HTC has always tried to innovate with camera optics and technology with its smartphones. Some examples of this include the UltraPixel technology and dual cameras, features which trickled down into the lower priced phones as well. The latest smartphone to join the mid-segment bandwagon, the Desire 10 Pro, impresses with its good design and steady performance. It packs in a 20-megapixel camera with an aperture of f/2.2 and comes with features such as back illuminated sensor for better low-light output and laser auto-focus for getting the focus right instantly without having to tap on the screen.
The Desire 10 Pro’s camera app looks clean and clutter-free. The menu icon, which carries most of the camera modes and the settings, is placed on the left side of the interface. The shutter button, the video recording and the shortcut to the camera roll shows on the other side. Some of the camera modes we liked include Panorama, Pro, Zoe camera and Hyperlapse. The camera allows the user to switch between 4 megapixels and 20 megapixels. However, at 20 megapixels, one can’t go beyond the 10:7 aspect ratio, limiting the size of the image in landscape mode.
Landscape shot during daytime
The Desire 10 Pro’s camera delivers good looking shots during daytime. In this image, taken at 16 megapixels in early morning, the whole landscape looks well lit up, and colours have been captured well. The slight colour difference caused by the sunrays falling on the shops on the left have been captured vividly. The camera has managed to capture a lot of detail too. The names in the far off shops are clearly visible if you zoom into the image.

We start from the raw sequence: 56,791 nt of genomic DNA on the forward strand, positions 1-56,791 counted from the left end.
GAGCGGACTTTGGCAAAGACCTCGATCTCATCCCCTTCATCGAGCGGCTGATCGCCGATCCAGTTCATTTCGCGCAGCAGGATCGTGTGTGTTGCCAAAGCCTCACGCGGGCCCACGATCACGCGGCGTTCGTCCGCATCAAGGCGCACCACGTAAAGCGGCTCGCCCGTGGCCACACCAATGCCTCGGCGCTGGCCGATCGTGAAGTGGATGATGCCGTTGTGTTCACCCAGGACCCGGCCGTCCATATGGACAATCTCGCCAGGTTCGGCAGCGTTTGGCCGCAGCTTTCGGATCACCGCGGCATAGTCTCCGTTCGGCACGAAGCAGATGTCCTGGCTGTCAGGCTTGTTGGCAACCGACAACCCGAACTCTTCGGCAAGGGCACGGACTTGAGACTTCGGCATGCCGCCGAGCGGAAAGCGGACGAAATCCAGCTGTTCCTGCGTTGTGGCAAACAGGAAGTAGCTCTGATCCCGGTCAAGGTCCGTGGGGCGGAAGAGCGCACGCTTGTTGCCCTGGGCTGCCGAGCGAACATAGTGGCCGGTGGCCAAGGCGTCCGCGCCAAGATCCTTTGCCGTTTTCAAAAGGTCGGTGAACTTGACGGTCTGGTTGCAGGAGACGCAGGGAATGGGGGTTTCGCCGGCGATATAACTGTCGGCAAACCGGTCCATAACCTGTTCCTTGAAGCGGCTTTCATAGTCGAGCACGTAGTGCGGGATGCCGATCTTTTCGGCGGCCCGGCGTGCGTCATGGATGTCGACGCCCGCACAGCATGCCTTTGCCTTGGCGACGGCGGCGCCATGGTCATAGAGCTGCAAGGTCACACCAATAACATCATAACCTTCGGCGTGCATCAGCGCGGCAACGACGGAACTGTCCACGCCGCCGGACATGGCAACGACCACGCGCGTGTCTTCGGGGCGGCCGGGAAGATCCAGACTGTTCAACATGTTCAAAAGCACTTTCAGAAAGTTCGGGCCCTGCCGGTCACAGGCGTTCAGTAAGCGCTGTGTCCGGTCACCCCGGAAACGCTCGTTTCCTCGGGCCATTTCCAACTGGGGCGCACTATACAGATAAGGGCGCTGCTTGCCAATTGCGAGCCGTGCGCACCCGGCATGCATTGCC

Close-up in afternoon
In this shot taken in the afternoon, taken at 20 megapixels, the colour and the finer details of the flower have been captured well. The improved lighting gives the image a slightly sharper look. The objects in the background look well-lit too.
Landscape in low light
In this shot, colours look surprisingly good and accurate. The green in the trees has been captured well, and the pink in the building is accurate. The level detailing is average and we could clearly see the noise after zooming in.
Close-up in low light
Compared to the other low-light shot, this one was a bigger disappointment. The colours look a bit flushed and the amount of noise in the image is clearly visible even without zooming into the image.
Evening shot with limited natural light
In this evening shot, the lighter colours look a bit washed out and the darker ones look darker. Clearly, without natural light, the camera struggles in terms of both clarity and colour accuracy.